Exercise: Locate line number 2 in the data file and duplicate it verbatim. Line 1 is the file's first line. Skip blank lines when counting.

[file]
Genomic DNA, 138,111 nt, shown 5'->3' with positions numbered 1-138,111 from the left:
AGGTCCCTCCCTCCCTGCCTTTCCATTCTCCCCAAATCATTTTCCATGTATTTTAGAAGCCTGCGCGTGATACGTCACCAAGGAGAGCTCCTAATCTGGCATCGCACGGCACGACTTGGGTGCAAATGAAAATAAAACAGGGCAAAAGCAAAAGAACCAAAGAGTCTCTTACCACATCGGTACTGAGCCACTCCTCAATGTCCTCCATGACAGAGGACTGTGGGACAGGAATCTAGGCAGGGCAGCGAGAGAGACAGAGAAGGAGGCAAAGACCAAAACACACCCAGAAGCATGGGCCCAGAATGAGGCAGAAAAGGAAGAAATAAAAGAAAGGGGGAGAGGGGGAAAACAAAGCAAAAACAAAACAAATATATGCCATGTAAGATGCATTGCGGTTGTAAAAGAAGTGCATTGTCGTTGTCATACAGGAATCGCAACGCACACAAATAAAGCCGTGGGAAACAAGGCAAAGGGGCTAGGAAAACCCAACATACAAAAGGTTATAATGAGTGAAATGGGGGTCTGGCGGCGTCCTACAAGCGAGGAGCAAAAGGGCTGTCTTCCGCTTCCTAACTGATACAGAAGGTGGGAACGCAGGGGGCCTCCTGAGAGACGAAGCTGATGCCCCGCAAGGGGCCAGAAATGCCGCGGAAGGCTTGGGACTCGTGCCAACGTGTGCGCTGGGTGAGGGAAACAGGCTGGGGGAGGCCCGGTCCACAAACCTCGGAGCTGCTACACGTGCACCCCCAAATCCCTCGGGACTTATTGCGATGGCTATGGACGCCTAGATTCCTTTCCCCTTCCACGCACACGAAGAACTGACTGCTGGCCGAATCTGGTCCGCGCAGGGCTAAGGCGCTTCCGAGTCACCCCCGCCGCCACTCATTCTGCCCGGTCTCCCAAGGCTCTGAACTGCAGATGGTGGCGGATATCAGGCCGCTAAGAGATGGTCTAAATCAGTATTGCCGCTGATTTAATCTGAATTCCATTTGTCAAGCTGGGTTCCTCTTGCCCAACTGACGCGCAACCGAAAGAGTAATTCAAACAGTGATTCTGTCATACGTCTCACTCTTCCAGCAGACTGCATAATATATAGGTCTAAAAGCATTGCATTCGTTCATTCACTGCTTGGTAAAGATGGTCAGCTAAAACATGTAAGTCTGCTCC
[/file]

AGGTCCCTCCCTCCCTGCCTTTCCATTCTCCCCAAATCATTTTCCATGTATTTTAGAAGCCTGCGCGTGATACGTCACCAAGGAGAGCTCCTAATCTGGCATCGCACGGCACGACTTGGGTGCAAATGAAAATAAAACAGGGCAAAAGCAAAAGAACCAAAGAGTCTCTTACCACATCGGTACTGAGCCACTCCTCAATGTCCTCCATGACAGAGGACTGTGGGACAGGAATCTAGGCAGGGCAGCGAGAGAGACAGAGAAGGAGGCAAAGACCAAAACACACCCAGAAGCATGGGCCCAGAATGAGGCAGAAAAGGAAGAAATAAAAGAAAGGGGGAGAGGGGGAAAACAAAGCAAAAACAAAACAAATATATGCCATGTAAGATGCATTGCGGTTGTAAAAGAAGTGCATTGTCGTTGTCATACAGGAATCGCAACGCACACAAATAAAGCCGTGGGAAACAAGGCAAAGGGGCTAGGAAAACCCAACATACAAAAGGTTATAATGAGTGAAATGGGGGTCTGGCGGCGTCCTACAAGCGAGGAGCAAAAGGGCTGTCTTCCGCTTCCTAACTGATACAGAAGGTGGGAACGCAGGGGGCCTCCTGAGAGACGAAGCTGATGCCCCGCAAGGGGCCAGAAATGCCGCGGAAGGCTTGGGACTCGTGCCAACGTGTGCGCTGGGTGAGGGAAACAGGCTGGGGGAGGCCCGGTCCACAAACCTCGGAGCTGCTACACGTGCACCCCCAAATCCCTCGGGACTTATTGCGATGGCTATGGACGCCTAGATTCCTTTCCCCTTCCACGCACACGAAGAACTGACTGCTGGCCGAATCTGGTCCGCGCAGGGCTAAGGCGCTTCCGAGTCACCCCCGCCGCCACTCATTCTGCCCGGTCTCCCAAGGCTCTGAACTGCAGATGGTGGCGGATATCAGGCCGCTAAGAGATGGTCTAAATCAGTATTGCCGCTGATTTAATCTGAATTCCATTTGTCAAGCTGGGTTCCTCTTGCCCAACTGACGCGCAACCGAAAGAGTAATTCAAACAGTGATTCTGTCATACGTCTCACTCTTCCAGCAGACTGCATAATATATAGGTCTAAAAGCATTGCATTCGTTCATTCACTGCTTGGTAAAGATGGTCAGCTAAAACATGTAAGTCTGCTCC